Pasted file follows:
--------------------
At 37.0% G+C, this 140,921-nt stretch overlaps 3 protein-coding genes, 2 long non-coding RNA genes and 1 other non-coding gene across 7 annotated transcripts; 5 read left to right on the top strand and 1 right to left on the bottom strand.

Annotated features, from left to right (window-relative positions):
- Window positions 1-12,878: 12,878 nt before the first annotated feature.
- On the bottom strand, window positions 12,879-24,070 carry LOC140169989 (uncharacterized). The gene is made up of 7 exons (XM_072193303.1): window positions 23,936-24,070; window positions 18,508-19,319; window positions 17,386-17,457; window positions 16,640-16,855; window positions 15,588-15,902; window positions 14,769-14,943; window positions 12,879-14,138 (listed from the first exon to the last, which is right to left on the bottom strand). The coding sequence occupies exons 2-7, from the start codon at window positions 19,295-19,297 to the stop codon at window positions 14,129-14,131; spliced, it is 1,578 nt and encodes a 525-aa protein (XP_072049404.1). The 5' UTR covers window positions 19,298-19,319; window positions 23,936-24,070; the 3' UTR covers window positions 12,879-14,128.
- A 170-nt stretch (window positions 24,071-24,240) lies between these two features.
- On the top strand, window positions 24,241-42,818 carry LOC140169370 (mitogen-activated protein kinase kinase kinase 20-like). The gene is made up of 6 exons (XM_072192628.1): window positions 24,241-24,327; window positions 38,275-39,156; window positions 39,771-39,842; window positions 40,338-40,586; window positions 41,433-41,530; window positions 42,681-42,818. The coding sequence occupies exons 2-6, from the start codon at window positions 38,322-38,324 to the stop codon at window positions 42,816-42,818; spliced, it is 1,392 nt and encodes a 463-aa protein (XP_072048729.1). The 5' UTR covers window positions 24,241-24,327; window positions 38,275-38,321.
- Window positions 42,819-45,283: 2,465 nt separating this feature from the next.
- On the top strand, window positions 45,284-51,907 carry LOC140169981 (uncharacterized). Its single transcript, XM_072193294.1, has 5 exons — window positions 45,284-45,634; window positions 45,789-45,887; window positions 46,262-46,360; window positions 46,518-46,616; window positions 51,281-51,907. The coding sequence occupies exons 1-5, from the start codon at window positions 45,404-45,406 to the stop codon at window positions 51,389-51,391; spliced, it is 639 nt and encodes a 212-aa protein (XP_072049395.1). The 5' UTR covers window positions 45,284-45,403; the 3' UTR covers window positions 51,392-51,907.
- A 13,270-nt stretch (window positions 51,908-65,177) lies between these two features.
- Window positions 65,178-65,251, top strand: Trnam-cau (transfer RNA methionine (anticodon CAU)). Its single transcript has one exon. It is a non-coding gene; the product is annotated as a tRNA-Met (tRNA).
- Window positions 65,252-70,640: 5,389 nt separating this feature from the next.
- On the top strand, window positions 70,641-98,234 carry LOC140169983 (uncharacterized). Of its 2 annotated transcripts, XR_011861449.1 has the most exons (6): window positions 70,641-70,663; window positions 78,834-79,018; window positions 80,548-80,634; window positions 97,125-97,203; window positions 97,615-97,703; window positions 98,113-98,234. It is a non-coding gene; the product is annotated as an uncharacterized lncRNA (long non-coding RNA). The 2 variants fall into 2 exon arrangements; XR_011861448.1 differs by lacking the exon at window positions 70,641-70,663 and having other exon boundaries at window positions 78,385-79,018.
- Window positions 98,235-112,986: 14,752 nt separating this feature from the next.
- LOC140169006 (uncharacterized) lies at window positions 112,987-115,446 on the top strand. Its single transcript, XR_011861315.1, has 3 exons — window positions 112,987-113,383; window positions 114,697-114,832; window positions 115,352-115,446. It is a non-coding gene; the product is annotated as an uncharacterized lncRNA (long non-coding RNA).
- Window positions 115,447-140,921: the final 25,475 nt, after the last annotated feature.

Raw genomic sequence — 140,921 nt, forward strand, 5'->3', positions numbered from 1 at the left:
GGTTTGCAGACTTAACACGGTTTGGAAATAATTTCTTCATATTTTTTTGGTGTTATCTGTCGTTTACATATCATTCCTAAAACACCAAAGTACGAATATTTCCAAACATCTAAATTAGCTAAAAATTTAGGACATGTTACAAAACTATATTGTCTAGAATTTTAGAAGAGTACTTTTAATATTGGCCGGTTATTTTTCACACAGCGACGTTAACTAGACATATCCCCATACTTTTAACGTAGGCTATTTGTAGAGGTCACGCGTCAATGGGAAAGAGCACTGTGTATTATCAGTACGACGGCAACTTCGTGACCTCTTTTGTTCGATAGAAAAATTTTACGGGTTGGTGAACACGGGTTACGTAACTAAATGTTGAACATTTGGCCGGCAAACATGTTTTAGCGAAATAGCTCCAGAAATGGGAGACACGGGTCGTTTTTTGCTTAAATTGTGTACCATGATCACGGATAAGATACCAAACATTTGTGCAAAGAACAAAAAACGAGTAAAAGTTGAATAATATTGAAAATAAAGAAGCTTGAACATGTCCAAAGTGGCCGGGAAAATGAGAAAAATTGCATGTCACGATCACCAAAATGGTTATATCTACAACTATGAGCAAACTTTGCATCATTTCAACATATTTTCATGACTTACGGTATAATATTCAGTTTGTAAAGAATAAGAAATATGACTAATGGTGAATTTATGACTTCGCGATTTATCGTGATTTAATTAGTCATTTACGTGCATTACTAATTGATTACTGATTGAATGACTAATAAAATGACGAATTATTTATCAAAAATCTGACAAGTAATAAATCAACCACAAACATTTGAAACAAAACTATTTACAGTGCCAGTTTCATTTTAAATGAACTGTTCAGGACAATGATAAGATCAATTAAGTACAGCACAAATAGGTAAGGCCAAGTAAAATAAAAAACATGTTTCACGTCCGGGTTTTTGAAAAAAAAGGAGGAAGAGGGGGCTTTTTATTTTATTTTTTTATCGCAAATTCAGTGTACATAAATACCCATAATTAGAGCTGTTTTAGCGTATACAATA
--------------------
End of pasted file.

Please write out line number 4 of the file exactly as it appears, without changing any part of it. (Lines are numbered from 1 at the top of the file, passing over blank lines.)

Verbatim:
- On the bottom strand, window positions 12,879-24,070 carry LOC140169989 (uncharacterized). The gene is made up of 7 exons (XM_072193303.1): window positions 23,936-24,070; window positions 18,508-19,319; window positions 17,386-17,457; window positions 16,640-16,855; window positions 15,588-15,902; window positions 14,769-14,943; window positions 12,879-14,138 (listed from the first exon to the last, which is right to left on the bottom strand). The coding sequence occupies exons 2-7, from the start codon at window positions 19,295-19,297 to the stop codon at window positions 14,129-14,131; spliced, it is 1,578 nt and encodes a 525-aa protein (XP_072049404.1). The 5' UTR covers window positions 19,298-19,319; window positions 23,936-24,070; the 3' UTR covers window positions 12,879-14,128.